Best French Food: France is of course known for its fabulous French cuisine – in fact it has UNESCO status!
The “gastronomic meal of the French” is part of the “intangible cultural heritage of humanity,” said UNESCO officials when they voted French Cuisine on to the list in 2010… quite right too!
Food is incredibly important to the French, whether its buying at a market, preparing it at home, eating in a smart restaurant or an authentic inn, buying fresh bread or artisan made cakes or cheese – the choice is limitless and quality is key.
We thought it would be a good idea to ask some of the wonderful writers at The Good Life France what their favourite French dishes are and their best French food tips.
Paola Westbeek: What’s not to love about the French kitchen? I think I can honestly say I love ALL French food (not to mention wine)! But if I have to pick only one, I guess that would be a plate of twelve, fat, juicy and very garlicky escargots!
Donna Faulkner: As a vegetarian I know I am missing out on a great experience by not eating most of the brilliantly prepared dishes so special to France. My favourite French dish is actually a local bread speciality of the Vendée called Préfou.
Evelyn Jackson: So many to choose from! I love sausage and aligot, a regional specialty here. Is wine a dish??
Margo Lestz: Well, I am really a person who likes her sweets so I am going with a “pain au chocolat”, a pastry similar to a croissant, but in a different shape and with chocolate in the centre. They are best just out of the oven when the chocolate inside is still melted. Yum!
Marilyn Cathchpole-Dossat: Difficult one this (being a non meat eater) but I love moules frites, all the potato dishes (without lardons) truffade, aligot, pate aux pommes de terre and choucroute de la mer.
Amanda J Fisher: Croque Monsieur – because no matter how many I eat, I still love this tasty, satisfying snack [Ed’s note – difficult to disagree especially when you try master chef Michel Roux Jr’s fabulous recipe for an authentic French Croque Monsieur].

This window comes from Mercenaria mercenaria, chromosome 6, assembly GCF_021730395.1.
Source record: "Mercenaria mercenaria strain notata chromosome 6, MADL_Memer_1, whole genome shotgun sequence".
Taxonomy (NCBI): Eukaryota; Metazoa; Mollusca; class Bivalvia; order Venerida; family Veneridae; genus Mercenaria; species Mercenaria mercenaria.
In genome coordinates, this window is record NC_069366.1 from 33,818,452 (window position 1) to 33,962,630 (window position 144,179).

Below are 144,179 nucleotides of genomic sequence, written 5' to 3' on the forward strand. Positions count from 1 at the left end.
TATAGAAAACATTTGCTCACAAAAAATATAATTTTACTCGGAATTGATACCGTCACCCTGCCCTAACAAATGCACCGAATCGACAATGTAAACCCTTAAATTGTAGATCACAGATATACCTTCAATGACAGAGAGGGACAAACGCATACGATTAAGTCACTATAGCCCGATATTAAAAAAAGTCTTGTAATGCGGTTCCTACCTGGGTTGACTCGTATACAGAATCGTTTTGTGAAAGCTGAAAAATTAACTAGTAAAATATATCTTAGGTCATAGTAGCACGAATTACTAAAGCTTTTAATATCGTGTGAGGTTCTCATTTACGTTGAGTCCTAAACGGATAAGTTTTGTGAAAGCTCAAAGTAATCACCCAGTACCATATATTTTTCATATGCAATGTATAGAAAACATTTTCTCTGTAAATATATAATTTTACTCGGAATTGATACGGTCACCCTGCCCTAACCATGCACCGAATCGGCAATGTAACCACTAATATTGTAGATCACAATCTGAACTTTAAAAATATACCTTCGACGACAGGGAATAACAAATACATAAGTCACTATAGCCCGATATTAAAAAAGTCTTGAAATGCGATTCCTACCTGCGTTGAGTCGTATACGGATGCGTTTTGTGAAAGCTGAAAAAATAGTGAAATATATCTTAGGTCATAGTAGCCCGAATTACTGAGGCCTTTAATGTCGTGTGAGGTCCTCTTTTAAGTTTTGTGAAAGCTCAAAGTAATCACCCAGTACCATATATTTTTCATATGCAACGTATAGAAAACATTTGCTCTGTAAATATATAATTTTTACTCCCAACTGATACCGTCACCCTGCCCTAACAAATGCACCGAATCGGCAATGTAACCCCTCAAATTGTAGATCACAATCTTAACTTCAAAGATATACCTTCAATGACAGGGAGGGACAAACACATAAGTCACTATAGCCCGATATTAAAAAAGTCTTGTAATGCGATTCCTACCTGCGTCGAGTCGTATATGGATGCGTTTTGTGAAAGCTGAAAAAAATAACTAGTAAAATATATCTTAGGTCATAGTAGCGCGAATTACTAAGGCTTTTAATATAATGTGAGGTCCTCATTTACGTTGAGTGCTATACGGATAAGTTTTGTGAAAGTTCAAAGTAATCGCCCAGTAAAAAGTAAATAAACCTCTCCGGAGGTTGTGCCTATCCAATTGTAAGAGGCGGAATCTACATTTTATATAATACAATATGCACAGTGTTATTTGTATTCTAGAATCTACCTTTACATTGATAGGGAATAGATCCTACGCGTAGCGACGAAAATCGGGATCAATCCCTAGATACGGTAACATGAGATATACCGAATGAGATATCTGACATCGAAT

Linda Matthieu: Fish with beurre blanc. That sauce is fabulous. For dessert, Poire Belle Helen – love that new to me combo of vanilla ice cream, canned pears and hot chocolate sauce.
Donna Kerridge: Is it too un-PC to say foie gras, with toast and grilled figs?! Just about any hearty, country dish served up with friends and copious amounts of red wine.
Susana Iwase Hanson: Daube du Sanglier – wild boar stew. When it’s cooked properly, it’s to-die-for (but must be combined with the right red wine).
Bob Lyons: Buffet, peppered steak, fries and mushrooms in a Campanile Hotel restaurant accompanied by a large pichet of vin blanc. I look forward to eating like that more than anything else.
Kirsten McKintosh: I have to choose just one? Confit de Canard or Tarte Tatin.
Sue Aitken: Cassoulet – robust, country style cooking at its best, closely followed by a good Steak au Poivre.
Roger St Pierre: Confit de canard
Jill Barth: A piping hot bowl of bouillabaisse, loaded with Provençal spices, vegetables, fish and lots of garlic. Let’s also do a crusty baguette and a chilled rosé from the South.
Susie Woodhams: Magret de canard with peaches.
Heather Tyler: Tarte Normande
Susan Keefe: Coq-au-Vin
Alecia Caine: That’s a hard question! I will say the Tartiflette from the Savoie region in the Alpes, its pure comfort food for cold weather, made with creamy, buttery potatoes, salty bacon and tart and creamy Reblochon cheese, as American chef Anthony Bourdwin says “you can never have too much cheese, bacon, or starch”. Enjoy it with a white Savoie wine.
Janine Marsh: Cake! I love French patisseries and the care, attention and sheer passion that goes into producing something that tastes divine, decadent and desirable! I always think cake tastes better when it has a history too like Peach Melba. One of my favourite books this year was “White Truffles in Winter” about the great French chef Escoffier who invented Peach Melba amongst many other celebrity dishes. I like Tarte Bourdaloue – a great classic of French pâtisserie. It was created by a famous chef named Coquelin in 1909 and named after the street where his bakery was located, Rue Bourdaloue in Paris’ 9th arondissement – bet you want one now don’t you?!
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